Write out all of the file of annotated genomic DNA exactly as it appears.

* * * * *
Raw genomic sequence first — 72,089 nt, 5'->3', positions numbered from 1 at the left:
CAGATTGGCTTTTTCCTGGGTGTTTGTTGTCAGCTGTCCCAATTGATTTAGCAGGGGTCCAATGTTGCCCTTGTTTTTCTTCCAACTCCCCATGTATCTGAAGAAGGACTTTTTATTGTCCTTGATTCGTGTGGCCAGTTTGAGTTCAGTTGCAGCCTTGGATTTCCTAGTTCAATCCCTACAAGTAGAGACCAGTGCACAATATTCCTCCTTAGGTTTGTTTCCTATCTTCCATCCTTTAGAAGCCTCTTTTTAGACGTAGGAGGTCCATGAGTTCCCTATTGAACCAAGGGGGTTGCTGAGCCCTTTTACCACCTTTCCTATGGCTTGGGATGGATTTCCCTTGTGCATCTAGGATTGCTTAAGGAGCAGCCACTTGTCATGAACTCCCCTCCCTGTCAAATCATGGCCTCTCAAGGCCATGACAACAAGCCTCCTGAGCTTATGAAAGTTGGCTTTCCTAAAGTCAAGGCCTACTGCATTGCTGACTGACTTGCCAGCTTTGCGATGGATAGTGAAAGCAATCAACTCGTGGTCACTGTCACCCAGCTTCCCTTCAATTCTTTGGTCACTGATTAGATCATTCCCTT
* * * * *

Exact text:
Raw genomic sequence first — 72,089 nt, 5'->3', positions numbered from 1 at the left:
CAGATTGGCTTTTTCCTGGGTGTTTGTTGTCAGCTGTCCCAATTGATTTAGCAGGGGTCCAATGTTGCCCTTGTTTTTCTTCCAACTCCCCATGTATCTGAAGAAGGACTTTTTATTGTCCTTGATTCGTGTGGCCAGTTTGAGTTCAGTTGCAGCCTTGGATTTCCTAGTTCAATCCCTACAAGTAGAGACCAGTGCACAATATTCCTCCTTAGGTTTGTTTCCTATCTTCCATCCTTTAGAAGCCTCTTTTTAGACGTAGGAGGTCCATGAGTTCCCTATTGAACCAAGGGGGTTGCTGAGCCCTTTTACCACCTTTCCTATGGCTTGGGATGGATTTCCCTTGTGCATCTAGGATTGCTTAAGGAGCAGCCACTTGTCATGAACTCCCCTCCCTGTCAAATCATGGCCTCTCAAGGCCATGACAACAAGCCTCCTGAGCTTATGAAAGTTGGCTTTCCTAAAGTCAAGGCCTACTGCATTGCTGACTGACTTGCCAGCTTTGCGATGGATAGTGAAAGCAATCAACTCGTGGTCACTGTCACCCAGCTTCCCTTCAATTCTTTGGTCACTGATTAGATCATTCCCTT